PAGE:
Comparing Models of Helper Behavior to Actual Practice in Telephone Crisis Intervention: A Silent Monitoring Study of Calls to the U.S. 1–800-SUICIDE Network


  • This study was conducted under contract with the American Association of Suicidology in fulfillment of the evaluation requirements of Grant No. 6079SM54–27–01–1 from the Substance Abuse and Mental Health Services Administration, U.S. Department of Health and Human Services. Thanks to Reese Butler, the Kristin Brooks Hope Center staff, Jerry Reed, and the directors and workers at the crisis centers who participated in this study.

Director, Center for Research and Intervention on Suicide and Euthanasia, University of Quebec at Montreal, c.p. 8888, Succ. Center-Ville, Montreal, Quebec, Canada, H3C 3P8; E-mail:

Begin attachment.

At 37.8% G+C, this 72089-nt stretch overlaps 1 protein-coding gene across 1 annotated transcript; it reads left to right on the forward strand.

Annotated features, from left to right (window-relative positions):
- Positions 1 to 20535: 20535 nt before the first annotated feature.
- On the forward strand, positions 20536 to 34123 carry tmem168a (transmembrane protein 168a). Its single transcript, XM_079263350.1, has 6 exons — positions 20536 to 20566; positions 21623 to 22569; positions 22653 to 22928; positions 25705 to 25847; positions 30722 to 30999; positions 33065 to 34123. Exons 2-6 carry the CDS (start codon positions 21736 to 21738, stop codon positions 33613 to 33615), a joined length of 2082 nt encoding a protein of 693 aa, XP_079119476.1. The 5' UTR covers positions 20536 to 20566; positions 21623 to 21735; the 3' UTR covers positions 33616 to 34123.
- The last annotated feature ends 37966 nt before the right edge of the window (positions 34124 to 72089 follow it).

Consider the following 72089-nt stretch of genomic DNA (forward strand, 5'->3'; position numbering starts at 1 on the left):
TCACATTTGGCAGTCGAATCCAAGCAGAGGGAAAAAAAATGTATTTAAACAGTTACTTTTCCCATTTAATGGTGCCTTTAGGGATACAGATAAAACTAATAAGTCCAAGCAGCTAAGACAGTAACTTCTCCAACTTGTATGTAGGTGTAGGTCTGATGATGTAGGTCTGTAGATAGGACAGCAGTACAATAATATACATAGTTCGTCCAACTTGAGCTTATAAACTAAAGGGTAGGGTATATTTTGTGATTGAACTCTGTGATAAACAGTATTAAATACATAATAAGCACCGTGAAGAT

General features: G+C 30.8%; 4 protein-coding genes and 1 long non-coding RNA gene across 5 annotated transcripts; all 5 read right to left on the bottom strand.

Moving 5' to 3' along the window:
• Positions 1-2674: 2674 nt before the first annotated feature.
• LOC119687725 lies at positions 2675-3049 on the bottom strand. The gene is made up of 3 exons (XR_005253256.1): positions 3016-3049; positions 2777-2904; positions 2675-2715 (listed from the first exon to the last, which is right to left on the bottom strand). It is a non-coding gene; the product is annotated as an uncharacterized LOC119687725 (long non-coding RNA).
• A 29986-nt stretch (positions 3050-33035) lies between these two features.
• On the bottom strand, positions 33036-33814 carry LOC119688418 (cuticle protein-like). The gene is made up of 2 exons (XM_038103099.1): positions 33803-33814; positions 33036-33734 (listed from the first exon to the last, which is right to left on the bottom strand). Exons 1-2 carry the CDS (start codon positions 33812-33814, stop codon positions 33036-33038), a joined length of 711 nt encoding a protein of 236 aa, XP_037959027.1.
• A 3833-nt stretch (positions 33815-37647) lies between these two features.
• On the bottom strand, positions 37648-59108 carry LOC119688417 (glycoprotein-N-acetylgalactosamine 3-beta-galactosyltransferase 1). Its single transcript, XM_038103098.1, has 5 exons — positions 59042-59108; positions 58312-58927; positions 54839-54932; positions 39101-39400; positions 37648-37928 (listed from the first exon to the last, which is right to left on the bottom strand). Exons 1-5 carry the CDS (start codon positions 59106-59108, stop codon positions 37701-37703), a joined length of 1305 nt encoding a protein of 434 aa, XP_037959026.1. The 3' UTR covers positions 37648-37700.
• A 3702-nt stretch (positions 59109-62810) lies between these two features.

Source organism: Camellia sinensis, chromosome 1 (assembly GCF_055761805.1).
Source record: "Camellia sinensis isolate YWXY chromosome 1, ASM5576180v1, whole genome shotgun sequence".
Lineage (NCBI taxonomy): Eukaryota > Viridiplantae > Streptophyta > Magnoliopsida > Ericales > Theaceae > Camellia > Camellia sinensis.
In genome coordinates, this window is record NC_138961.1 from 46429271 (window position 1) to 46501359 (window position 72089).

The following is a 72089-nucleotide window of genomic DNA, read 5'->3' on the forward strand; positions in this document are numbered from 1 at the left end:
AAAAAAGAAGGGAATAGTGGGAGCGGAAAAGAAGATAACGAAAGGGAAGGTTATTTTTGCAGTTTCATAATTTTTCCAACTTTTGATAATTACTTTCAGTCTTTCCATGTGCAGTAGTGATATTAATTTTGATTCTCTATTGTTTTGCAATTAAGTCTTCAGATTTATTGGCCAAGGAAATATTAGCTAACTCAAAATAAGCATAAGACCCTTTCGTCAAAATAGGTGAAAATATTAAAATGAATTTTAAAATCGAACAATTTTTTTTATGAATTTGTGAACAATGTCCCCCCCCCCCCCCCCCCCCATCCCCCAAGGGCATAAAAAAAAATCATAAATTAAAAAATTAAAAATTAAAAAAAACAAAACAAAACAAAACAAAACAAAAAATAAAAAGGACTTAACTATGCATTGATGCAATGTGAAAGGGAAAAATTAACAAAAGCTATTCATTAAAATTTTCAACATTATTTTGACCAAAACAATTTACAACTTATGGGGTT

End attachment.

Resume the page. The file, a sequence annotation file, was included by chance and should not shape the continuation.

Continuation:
Models of telephone crisis intervention in suicide prevention and best practices were developed from a literature review and surveys of crisis centers. We monitored 2,611 calls to 14 centers using reliable behavioral ratings to compare actual interventions with the models. Active listening and collaborative problem-solving models describe help provided. Centers vary greatly in the nature of interventions and their quality according to predetermined criteria. Helpers do not systematically assess suicide risk. Some lives may have been saved but occasionally unacceptable responses occur. Recommendations include the need for quality assurance, development of standardized practices and research relating intervention processes to outcomes.